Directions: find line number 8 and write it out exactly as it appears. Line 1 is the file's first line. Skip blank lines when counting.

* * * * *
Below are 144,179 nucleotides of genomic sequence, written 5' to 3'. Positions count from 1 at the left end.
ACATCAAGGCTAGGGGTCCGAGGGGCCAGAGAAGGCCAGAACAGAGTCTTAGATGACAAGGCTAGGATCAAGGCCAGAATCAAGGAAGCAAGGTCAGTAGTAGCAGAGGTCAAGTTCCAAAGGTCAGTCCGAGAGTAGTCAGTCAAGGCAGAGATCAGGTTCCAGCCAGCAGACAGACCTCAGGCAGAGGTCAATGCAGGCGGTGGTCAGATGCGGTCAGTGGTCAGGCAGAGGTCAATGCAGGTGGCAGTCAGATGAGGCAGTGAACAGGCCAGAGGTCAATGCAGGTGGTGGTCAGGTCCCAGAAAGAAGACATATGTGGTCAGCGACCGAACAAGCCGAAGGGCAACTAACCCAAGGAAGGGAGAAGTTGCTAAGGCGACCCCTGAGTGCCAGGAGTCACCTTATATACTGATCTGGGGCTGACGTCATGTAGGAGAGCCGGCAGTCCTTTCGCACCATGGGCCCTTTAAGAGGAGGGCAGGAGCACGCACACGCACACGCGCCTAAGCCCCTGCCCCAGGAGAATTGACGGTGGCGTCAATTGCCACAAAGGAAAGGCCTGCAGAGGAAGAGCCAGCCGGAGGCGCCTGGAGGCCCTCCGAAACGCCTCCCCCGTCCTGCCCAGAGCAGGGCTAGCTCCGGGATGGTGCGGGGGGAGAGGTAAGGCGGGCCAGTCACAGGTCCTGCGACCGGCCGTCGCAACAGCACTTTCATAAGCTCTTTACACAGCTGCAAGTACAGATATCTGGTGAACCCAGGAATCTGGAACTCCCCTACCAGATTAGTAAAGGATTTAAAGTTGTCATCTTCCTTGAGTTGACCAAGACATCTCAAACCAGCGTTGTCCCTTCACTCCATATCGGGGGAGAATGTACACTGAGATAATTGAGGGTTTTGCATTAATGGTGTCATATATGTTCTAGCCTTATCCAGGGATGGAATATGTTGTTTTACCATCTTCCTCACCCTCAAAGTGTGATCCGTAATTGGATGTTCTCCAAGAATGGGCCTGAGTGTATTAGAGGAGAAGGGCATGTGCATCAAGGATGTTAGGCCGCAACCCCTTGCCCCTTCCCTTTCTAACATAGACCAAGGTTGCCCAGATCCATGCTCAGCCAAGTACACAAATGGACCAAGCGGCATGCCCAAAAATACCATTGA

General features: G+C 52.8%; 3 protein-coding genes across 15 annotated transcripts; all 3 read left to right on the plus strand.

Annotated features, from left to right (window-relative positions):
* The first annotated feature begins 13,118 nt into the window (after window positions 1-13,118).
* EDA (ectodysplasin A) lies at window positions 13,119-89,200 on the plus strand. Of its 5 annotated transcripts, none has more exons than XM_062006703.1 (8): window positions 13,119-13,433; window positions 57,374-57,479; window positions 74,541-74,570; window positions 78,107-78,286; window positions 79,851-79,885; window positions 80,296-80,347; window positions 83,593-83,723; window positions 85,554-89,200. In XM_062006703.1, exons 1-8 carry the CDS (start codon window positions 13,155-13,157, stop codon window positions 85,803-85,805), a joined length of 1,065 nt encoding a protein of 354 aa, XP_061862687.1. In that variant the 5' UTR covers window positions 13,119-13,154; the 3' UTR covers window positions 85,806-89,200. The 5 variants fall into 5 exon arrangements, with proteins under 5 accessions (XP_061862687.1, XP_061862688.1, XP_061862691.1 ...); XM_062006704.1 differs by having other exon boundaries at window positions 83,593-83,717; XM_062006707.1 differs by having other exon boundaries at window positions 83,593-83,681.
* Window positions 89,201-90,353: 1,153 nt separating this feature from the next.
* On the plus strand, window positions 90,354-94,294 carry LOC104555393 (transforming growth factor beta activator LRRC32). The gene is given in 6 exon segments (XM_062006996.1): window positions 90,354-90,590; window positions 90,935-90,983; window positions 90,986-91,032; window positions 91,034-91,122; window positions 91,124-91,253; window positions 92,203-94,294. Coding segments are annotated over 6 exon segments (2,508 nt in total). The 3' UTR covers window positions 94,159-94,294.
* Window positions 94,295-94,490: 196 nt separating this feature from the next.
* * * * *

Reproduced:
* On the plus strand, window positions 90,354-94,294 carry LOC104555393 (transforming growth factor beta activator LRRC32). The gene is given in 6 exon segments (XM_062006996.1): window positions 90,354-90,590; window positions 90,935-90,983; window positions 90,986-91,032; window positions 91,034-91,122; window positions 91,124-91,253; window positions 92,203-94,294. Coding segments are annotated over 6 exon segments (2,508 nt in total). The 3' UTR covers window positions 94,159-94,294.